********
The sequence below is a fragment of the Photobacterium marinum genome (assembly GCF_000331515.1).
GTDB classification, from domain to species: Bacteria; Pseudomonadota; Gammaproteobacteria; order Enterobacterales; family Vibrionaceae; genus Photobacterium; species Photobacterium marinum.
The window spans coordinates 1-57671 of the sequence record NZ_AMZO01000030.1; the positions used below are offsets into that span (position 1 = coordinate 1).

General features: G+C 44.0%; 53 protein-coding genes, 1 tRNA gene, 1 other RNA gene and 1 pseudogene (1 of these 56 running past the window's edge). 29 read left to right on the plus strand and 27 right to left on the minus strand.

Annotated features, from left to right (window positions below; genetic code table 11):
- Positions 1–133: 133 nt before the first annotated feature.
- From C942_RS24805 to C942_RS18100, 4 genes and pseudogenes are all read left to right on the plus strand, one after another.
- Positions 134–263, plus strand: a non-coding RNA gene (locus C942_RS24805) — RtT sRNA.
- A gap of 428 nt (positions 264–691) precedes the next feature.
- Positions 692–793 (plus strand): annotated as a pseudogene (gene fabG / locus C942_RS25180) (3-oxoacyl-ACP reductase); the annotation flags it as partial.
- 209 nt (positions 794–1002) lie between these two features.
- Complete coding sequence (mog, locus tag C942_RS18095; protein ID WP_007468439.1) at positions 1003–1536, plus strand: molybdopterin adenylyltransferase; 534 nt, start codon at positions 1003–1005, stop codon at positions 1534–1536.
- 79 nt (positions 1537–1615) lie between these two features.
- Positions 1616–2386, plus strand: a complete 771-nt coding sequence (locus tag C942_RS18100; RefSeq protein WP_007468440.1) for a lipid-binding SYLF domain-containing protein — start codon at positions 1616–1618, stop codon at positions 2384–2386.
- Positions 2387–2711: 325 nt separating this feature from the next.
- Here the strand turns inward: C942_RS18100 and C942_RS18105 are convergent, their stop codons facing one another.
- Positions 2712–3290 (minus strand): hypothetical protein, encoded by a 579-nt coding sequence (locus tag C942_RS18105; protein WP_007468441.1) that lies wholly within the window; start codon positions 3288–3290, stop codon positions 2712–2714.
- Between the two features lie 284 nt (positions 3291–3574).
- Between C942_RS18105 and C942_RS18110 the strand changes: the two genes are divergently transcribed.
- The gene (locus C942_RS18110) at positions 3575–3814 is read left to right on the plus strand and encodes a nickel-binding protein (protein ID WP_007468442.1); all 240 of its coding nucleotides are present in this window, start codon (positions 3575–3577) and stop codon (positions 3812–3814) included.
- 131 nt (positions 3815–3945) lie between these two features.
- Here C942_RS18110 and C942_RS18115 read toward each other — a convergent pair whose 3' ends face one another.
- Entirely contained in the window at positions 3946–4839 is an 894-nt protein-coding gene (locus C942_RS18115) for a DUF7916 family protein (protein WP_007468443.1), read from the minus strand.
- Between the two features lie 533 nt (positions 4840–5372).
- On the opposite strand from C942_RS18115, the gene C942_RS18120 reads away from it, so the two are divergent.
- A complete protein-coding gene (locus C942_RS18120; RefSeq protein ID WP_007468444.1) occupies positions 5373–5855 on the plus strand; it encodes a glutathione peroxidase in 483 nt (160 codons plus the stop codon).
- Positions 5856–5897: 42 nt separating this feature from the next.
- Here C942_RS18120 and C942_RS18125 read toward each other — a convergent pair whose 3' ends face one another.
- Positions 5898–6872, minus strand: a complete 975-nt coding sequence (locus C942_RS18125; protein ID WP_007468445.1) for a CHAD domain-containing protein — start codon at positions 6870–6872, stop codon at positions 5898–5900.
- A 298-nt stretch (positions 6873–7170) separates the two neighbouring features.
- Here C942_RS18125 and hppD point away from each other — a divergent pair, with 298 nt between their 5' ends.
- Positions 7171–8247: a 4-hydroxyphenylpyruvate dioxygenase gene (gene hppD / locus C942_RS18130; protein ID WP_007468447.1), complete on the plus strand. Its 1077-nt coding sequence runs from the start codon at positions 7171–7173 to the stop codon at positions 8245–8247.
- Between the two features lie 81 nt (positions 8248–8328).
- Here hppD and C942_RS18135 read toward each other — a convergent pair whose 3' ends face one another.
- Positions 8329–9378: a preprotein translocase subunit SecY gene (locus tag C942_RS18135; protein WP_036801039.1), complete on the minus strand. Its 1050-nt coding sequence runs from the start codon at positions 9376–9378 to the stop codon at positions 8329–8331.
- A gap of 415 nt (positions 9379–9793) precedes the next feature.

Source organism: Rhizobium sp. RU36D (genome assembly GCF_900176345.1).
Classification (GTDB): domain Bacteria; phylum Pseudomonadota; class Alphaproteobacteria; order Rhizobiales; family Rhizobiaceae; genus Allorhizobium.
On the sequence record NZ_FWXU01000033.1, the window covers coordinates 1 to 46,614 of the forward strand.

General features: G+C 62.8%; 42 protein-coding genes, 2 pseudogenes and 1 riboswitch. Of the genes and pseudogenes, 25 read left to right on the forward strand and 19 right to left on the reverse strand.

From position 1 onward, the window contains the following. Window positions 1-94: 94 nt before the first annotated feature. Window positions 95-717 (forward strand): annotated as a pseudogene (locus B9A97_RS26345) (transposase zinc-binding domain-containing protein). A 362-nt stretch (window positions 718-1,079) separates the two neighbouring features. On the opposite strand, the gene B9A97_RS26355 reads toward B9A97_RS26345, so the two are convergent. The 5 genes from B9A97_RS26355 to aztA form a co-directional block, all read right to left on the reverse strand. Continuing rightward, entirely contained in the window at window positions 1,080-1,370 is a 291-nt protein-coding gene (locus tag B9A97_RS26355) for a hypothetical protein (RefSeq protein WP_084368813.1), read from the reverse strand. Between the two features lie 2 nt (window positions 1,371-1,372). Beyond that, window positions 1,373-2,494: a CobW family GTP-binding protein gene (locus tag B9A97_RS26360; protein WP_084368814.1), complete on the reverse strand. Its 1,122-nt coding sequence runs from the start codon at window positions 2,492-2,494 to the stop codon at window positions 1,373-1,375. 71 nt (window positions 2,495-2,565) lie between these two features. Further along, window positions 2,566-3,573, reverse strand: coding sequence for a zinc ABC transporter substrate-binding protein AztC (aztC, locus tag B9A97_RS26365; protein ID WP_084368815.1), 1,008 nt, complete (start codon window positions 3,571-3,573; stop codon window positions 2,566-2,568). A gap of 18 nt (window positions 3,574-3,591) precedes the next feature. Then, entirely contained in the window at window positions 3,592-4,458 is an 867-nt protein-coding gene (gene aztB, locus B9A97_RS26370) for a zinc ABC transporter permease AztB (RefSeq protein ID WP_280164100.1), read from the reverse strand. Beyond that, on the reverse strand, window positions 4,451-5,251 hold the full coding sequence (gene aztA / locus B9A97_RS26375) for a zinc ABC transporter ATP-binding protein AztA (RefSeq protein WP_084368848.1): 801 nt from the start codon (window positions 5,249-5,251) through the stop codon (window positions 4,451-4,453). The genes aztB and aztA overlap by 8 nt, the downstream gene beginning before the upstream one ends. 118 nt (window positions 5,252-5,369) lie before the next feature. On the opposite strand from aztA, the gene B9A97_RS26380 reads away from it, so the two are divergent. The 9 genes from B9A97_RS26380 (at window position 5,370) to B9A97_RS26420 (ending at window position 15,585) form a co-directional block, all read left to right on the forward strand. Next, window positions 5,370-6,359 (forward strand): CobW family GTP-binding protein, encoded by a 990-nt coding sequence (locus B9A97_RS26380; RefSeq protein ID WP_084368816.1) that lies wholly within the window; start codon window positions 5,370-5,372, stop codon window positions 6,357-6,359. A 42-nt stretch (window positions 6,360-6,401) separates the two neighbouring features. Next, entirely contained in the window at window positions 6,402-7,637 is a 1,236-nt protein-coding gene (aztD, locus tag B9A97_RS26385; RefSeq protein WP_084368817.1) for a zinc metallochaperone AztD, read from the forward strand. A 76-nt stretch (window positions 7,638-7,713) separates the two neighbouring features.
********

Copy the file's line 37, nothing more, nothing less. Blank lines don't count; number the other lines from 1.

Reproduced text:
Source organism: Rhizobium sp. RU36D (genome assembly GCF_900176345.1).